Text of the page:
Unbound (All Good Things #1) Available on Amazon/Smashwords/Unknown (All Good Things #2) coming soon.

Friday, 8 November 2013

Love Polygons

"Anyway, why is it always a triangle? Why isn't it a square or an octagon?"
Franny Banks ~ Someday, Someday Maybe by Lauren Graham 

This feels like a dangerous post. I know some people feel very strongly about love triangles. In fact, some people speak about them with a vehemence that is typically reserved for cockroaches. And since all of my posts seem to be of a confessional nature, I'll stay true to form and admit it: I like love triangles. *ducks as fellow book nerds throw things at her*

I know, I know. Love triangles are overused and too often portray girls and women as too helpless to make decisions in their lives. And it seems that every other up and coming YA book throws a love triangle in, sometimes seemingly as an afterthought or a selling feature. And, of course, there was that love triangle, the one that had the world divided between Werewolves and Vampires. I blame that love triangle for giving other love triangles a bad name. 

But I think love triangles, well executed, can do wonderful things for a story. A love triangle represents the dialectic in all of us. The acknowledgement that we have multiple and sometimes conflicting needs. In our attempts at regret management, we pretend that we can be certain of our choices. But most of our decisions, particularly the ones related to love and relationships, are so rarely straightforward. Some small part of us always regrets the path not taken, the boy not kissed, the journey never begun. But a love triangle demands a choice, forces us to choose one over the over. Demands certainty when none exists. 

"Look, the romance in these movies, it's not supposed to be some sort of dark mystery. It's a conceit, a way to show different sides of the main character, what she's struggling with. It's a way to make an internal struggle dramatic. People see themselves in that struggle. They keep using that structure because it's familiar to most people and makes sense to them." Dan ~ Someday, Someday Maybe by Lauren Graham 

Taken at face value, love triangles can be silly and vain. And too often they are used to showcase a person's desirability, in the lamest sort of show, don't tell kind of way. But if we look a bit deeper, love triangles acknowledge that in love, the choices we make are mutually exclusive. In the right context, they are symbolic of the risk that accompanies those choices. And the sadness and anguish we feel when we let go of one thing we need in order to hold on to another.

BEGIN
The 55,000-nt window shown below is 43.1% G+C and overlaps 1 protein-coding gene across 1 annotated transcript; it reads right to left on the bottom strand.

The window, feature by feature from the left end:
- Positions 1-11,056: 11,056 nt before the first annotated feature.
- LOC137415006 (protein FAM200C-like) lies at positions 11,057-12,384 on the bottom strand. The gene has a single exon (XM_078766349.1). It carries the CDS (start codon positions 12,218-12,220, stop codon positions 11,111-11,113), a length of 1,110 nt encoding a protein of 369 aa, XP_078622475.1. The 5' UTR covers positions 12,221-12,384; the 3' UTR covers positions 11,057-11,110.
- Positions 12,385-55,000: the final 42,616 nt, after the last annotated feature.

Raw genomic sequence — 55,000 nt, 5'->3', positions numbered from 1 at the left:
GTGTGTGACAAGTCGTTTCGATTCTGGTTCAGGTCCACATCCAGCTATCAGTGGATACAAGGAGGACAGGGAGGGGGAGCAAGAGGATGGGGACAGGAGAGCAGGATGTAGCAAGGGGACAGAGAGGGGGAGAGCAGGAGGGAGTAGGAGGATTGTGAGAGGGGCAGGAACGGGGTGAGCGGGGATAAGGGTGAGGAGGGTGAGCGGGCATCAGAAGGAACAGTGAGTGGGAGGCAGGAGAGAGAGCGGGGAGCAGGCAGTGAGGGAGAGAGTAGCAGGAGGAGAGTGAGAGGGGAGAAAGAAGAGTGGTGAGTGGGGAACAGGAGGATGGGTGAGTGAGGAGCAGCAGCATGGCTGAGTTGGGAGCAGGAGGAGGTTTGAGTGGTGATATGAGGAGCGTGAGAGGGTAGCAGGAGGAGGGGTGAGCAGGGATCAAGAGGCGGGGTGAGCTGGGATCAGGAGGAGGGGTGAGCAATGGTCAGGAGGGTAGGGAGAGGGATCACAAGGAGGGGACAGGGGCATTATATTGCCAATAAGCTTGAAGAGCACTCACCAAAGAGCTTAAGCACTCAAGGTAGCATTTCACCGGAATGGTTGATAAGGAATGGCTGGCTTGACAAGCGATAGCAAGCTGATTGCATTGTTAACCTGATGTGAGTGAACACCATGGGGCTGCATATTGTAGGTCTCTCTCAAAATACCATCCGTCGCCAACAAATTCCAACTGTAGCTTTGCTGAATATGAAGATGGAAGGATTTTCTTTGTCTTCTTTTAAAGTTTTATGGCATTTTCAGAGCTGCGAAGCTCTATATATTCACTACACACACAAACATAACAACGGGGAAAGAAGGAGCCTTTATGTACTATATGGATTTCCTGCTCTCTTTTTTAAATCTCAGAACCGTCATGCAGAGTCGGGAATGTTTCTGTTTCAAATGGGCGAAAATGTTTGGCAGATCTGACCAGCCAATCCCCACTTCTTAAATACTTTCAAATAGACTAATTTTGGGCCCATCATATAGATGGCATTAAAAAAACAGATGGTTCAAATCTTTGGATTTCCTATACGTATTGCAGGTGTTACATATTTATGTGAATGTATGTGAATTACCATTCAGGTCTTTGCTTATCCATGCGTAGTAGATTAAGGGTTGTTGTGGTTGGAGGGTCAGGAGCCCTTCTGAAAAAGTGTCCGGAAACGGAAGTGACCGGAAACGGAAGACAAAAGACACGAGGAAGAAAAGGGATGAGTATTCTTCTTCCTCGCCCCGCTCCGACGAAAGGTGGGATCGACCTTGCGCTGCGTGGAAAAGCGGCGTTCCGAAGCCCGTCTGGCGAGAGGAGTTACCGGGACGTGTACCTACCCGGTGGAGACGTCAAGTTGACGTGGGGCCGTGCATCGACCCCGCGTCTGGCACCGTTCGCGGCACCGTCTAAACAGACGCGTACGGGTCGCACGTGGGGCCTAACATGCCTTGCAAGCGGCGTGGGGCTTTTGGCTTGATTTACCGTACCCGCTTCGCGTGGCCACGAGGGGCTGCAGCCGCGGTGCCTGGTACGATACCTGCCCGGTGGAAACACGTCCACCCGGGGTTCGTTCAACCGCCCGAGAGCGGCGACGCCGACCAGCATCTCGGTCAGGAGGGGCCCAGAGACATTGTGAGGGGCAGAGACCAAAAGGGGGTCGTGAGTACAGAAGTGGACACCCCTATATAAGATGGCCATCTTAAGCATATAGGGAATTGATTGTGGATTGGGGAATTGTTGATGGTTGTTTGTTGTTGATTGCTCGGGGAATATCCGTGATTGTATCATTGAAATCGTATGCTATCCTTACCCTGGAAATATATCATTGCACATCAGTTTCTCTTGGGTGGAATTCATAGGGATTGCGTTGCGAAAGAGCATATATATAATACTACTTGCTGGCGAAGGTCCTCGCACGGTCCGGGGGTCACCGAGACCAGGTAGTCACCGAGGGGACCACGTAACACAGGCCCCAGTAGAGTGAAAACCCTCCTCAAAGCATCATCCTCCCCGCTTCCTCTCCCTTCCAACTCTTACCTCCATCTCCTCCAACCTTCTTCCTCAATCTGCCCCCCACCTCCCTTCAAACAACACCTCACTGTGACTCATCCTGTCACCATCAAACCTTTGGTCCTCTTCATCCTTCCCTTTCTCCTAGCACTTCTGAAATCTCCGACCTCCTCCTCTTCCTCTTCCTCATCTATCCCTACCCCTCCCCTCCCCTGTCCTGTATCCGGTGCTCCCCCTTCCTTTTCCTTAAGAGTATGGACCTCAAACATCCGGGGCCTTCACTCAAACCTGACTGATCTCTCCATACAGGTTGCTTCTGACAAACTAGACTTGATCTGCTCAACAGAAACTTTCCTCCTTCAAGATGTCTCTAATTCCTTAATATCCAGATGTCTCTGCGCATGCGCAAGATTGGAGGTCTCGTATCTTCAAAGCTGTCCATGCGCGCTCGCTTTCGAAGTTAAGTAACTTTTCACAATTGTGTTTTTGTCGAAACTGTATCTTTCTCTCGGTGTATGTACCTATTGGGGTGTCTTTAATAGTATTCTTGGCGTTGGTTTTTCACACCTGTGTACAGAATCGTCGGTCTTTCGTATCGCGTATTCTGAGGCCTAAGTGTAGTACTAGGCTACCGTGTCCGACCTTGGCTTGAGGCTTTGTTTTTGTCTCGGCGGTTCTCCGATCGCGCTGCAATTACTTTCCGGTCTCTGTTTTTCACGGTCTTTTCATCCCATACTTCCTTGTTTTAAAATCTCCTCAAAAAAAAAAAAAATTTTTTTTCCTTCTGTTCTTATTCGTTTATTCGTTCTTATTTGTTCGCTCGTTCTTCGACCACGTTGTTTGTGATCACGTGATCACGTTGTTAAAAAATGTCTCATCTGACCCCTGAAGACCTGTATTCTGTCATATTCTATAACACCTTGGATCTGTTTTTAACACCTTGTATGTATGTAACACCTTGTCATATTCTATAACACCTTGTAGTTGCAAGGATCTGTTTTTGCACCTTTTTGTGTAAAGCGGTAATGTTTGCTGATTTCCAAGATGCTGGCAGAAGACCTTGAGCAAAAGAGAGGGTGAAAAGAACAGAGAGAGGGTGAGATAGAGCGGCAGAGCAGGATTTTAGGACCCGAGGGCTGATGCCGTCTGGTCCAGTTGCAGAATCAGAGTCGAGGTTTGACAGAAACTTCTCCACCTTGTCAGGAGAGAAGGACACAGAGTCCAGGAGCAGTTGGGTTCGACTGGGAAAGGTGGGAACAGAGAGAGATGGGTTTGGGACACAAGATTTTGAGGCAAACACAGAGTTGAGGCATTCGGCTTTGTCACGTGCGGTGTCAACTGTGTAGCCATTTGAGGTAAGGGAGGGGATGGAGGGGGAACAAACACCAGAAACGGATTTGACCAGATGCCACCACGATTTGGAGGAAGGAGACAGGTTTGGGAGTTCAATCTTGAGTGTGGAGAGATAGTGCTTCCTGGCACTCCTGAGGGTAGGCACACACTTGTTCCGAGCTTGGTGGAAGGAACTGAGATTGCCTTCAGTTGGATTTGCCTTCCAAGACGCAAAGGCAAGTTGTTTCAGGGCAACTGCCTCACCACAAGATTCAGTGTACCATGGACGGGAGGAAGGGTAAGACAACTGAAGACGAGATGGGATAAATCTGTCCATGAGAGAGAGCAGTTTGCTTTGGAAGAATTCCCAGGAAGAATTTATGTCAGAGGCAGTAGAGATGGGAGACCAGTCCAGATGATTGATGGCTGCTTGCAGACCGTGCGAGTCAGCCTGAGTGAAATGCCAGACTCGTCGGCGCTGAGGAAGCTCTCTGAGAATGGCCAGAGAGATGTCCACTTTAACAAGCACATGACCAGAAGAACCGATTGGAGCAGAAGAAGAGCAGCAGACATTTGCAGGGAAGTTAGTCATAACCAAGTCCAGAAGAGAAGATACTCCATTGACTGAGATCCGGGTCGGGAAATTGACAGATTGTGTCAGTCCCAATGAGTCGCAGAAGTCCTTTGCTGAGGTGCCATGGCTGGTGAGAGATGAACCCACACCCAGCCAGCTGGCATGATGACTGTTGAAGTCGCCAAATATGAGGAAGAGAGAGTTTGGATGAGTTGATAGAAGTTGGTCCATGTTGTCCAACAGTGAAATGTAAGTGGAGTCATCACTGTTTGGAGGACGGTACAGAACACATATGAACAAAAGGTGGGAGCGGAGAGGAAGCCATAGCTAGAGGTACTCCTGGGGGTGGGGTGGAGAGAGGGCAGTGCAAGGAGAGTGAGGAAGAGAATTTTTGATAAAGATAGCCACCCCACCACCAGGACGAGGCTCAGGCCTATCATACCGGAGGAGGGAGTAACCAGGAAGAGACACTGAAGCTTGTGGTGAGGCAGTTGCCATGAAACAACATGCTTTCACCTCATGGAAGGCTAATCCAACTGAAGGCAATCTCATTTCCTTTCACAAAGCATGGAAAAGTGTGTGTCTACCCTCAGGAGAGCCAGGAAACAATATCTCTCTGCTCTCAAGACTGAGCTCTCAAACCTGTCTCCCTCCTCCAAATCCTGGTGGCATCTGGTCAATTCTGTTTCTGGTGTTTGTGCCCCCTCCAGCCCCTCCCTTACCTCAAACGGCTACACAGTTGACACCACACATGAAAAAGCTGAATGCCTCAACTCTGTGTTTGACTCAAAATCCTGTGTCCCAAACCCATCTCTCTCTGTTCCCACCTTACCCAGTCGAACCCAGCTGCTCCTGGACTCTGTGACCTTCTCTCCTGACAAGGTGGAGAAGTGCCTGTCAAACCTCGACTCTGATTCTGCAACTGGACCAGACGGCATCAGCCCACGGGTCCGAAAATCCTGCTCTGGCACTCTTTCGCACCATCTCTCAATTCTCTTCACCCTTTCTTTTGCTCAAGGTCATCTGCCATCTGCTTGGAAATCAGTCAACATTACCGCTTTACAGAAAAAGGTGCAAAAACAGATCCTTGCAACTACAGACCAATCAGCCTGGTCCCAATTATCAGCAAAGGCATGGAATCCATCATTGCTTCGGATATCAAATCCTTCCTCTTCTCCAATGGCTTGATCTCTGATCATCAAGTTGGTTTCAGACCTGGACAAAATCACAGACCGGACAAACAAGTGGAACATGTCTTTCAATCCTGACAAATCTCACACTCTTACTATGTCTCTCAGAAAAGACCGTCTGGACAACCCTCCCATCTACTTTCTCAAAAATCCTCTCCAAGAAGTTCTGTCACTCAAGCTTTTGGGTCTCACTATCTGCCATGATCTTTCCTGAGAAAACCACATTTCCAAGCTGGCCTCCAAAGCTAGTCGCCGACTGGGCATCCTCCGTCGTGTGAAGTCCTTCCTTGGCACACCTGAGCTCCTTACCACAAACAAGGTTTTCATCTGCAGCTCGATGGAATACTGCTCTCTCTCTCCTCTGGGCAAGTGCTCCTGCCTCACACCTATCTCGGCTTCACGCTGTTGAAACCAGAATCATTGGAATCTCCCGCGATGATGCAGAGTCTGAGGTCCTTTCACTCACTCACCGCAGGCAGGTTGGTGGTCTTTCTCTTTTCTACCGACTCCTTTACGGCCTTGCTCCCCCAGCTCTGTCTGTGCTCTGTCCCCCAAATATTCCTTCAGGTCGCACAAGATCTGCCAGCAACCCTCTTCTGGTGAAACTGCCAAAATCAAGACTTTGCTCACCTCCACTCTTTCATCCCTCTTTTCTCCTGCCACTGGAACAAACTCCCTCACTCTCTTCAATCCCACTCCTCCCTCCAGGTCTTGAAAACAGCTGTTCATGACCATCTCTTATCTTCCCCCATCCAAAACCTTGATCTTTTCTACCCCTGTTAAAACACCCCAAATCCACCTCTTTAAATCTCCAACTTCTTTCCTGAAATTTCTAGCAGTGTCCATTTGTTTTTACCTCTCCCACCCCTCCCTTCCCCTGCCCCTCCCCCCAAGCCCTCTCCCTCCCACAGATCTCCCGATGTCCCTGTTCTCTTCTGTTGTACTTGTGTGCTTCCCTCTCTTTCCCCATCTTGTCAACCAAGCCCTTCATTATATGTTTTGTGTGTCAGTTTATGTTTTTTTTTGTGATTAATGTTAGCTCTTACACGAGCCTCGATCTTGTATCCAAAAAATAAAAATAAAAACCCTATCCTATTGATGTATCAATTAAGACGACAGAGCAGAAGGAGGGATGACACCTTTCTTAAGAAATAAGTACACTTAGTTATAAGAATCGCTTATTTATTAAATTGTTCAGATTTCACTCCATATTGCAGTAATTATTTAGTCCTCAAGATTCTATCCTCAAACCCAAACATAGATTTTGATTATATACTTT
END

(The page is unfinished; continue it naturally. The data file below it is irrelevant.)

It's everything you wanted, it's everything you don't
It's one door swinging open and one door swinging closed
Ross Cooperman - Holdin On and Letting Go 

Ten Notable Love Triangles

King Arthur, Lancelot, & Guinevere - I am such a sucker for this one. Love, and tragedy, honour and duty. I think of this as the template for so many modern day love triangles. The choice between loyalty and passion. For a lovely interpretation of this love triangle - see Guy Gavriel Kay's The Fionavar Tapestry.

Angela, Jordan Catalano & Brian (MSCL) - Why did this show end when it did? Why?! The boy next door versus the boy we can't have (or doesn't want us). My heart used to ache for Brian and just when Angela had begun to look at him in a new way…cancelled. 

Andy, Ducky & Blaine (Pretty in Pink) - Right? We all loved Ducky getting his Otis Redding on. But we knew, didn't we? That he wasn't going to be the one she kissed in the parking lot. 

Buffy, Angel & Spike (Buffy) - Notable for the lack of emphasis on the triangle. But it was there. Even after he left, Angel's presence was felt in every Buffy/Spike interaction. He was the one Spike would never live up to and Spike was the one Buffy settled for in his absence. It was painful to watch.